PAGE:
Case management, the lethal weapon against absenteeism

The experts all agree on one thing: absenteeism is on the increase. Worryingly, this increase now also concerns the under-35s and executives, independently of the effects in connection with Covid. Apart from its cost, absenteeism can destabilise the whole company if it is not dealt with at the highest level. Among the available means of combatting absenteeism, case management is an essential step in reducing the number of absences. 
There are generally 5 stages in absence management: prevention, management, control, transfer of financial risk, and lastly, support for the employee upon their return to the company. It is obvious that each step is crucial. Alongside prevention measures (cf. the interview on page 4), dealing with absenteeism requires an effective management tool and regularly monitoring employees who are absent. 

Setting up an effective management tool

Regardless of its size, any company can digitalise absence management by implementing a dedicated IT tool. In addition to simplifying administrative processing (a time saver for human resources departments), this tool will provide indicators giving valuable information on the evolution of the number and duration of absences, as well as their reason. These are all weak signals that will alert the Human Resources Department or the General Management to an internal disfunction. At Swiss Risk & Care, we have developed an in-house application, Unipro, which offers numerous functions such as recording cases of absence (accident and illness) and managing medical certificates from the first day of absence, assistance with drafting and communicating accident and loss of earnings due to illness claims to insurance companies, monitoring the due progress of cases until settlement, etc.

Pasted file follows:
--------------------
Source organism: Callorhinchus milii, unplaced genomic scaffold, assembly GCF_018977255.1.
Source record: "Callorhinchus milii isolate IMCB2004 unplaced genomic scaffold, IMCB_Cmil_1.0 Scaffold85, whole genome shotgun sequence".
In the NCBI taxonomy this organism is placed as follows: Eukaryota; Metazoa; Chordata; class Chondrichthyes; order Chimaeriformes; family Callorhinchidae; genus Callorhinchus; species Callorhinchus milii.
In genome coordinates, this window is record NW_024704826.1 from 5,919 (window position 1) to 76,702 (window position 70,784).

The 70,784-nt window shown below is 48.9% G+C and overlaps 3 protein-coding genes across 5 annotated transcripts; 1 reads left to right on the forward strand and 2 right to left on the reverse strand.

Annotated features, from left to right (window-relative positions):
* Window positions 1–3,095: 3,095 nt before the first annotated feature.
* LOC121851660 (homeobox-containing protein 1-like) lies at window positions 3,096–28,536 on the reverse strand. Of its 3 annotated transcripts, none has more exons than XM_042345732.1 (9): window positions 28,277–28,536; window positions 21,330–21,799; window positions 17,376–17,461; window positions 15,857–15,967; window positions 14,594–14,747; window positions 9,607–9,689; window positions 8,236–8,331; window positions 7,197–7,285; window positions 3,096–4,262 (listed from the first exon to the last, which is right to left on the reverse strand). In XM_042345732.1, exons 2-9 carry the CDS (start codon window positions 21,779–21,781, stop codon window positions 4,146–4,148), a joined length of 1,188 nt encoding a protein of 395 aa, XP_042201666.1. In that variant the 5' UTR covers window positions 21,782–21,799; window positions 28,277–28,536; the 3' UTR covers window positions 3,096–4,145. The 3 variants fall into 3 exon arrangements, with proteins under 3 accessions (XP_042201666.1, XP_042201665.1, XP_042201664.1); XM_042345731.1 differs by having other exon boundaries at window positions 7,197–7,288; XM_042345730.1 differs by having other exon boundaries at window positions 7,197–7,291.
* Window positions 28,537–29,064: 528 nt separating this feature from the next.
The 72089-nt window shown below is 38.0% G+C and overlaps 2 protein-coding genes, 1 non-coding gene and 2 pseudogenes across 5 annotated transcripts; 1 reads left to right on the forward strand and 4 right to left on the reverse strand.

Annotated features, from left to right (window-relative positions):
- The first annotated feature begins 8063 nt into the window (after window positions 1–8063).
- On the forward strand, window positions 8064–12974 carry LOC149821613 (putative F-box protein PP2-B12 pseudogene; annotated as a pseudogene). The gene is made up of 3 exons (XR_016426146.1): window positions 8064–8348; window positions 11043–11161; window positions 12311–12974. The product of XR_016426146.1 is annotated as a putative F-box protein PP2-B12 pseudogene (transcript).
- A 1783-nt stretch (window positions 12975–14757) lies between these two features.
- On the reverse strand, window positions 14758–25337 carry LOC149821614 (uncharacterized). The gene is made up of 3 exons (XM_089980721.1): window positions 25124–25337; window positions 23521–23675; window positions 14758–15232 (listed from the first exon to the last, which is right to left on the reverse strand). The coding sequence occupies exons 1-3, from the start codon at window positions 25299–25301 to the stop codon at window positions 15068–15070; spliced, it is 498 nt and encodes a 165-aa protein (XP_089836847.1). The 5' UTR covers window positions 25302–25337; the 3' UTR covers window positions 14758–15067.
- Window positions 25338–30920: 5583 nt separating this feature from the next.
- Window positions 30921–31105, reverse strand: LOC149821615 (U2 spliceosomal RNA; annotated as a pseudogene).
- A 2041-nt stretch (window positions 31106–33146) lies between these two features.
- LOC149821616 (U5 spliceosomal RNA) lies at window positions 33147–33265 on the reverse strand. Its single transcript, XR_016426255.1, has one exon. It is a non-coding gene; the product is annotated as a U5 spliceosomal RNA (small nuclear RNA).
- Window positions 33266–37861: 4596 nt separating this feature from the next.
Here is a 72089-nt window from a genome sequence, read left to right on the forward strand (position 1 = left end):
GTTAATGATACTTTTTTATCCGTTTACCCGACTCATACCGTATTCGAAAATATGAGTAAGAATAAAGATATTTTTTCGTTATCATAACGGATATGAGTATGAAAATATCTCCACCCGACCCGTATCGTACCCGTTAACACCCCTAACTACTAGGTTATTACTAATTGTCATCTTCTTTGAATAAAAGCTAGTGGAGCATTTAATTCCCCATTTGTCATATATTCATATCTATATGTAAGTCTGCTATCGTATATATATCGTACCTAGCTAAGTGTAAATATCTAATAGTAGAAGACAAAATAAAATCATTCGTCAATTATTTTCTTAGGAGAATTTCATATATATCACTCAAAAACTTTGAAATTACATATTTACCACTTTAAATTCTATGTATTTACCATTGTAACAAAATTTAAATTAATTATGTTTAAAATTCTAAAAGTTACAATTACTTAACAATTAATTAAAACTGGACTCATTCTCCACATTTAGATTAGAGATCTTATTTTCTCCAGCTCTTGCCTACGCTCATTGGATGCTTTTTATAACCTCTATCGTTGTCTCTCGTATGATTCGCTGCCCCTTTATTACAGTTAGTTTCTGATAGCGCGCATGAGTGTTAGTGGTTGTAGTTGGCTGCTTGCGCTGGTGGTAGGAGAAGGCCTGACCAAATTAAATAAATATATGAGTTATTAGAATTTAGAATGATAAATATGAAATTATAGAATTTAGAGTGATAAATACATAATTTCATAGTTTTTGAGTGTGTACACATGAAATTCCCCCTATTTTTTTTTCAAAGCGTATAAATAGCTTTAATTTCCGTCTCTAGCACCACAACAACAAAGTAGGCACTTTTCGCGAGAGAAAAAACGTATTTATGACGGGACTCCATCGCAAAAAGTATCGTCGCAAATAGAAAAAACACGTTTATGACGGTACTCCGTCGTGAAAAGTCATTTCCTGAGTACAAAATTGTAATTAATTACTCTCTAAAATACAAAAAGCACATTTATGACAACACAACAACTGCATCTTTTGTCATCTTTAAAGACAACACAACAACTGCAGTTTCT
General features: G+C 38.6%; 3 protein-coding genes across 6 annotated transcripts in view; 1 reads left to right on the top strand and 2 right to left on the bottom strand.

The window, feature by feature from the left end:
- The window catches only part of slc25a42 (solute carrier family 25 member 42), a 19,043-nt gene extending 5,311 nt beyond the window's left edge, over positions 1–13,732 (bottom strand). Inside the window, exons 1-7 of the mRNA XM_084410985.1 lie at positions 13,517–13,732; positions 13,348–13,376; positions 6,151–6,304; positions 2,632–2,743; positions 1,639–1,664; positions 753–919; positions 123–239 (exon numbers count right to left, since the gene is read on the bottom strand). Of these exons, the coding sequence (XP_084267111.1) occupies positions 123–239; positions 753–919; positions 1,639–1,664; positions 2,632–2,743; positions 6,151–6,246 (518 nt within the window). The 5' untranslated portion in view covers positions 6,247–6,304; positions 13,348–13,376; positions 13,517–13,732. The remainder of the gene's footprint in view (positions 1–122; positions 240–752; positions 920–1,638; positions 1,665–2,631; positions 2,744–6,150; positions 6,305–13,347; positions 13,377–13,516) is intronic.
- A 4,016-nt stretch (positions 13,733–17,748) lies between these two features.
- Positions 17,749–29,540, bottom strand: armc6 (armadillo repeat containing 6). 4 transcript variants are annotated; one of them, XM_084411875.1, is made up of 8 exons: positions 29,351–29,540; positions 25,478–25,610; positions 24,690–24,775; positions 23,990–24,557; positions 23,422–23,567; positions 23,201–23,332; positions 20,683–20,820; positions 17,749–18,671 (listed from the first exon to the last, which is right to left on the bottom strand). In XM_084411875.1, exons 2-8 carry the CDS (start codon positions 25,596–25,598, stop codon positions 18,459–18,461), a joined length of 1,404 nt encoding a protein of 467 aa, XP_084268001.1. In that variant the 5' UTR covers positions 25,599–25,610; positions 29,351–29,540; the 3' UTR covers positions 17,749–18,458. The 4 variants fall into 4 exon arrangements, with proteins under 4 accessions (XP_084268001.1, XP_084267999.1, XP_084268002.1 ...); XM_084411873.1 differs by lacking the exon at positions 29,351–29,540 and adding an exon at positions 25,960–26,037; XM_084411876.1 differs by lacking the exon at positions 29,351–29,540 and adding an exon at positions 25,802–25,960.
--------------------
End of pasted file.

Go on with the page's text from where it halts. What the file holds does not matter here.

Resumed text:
Our Absences Caredesk, a true hotline staffed by multilingual experts based in Switzerland, provides supervisory services and follow-up for employees and employers. Unipro is combined with a business intelligence tool to obtain statistics on short- and long-term absences. We have opted for the Qlik Sense solution, which is among the most powerful tools on the market. It allows for absences to be monitored with precision by providing indicators on the breakdown by type of accident or illness, by cause and by age, the cost of absences by type, and the duration of the rate and incidents of absence over a sliding period of 12 months, on the proportion of employees who are absent so chronically that the situation is of concern, the probability of the employee taking longer periods of absence, etc.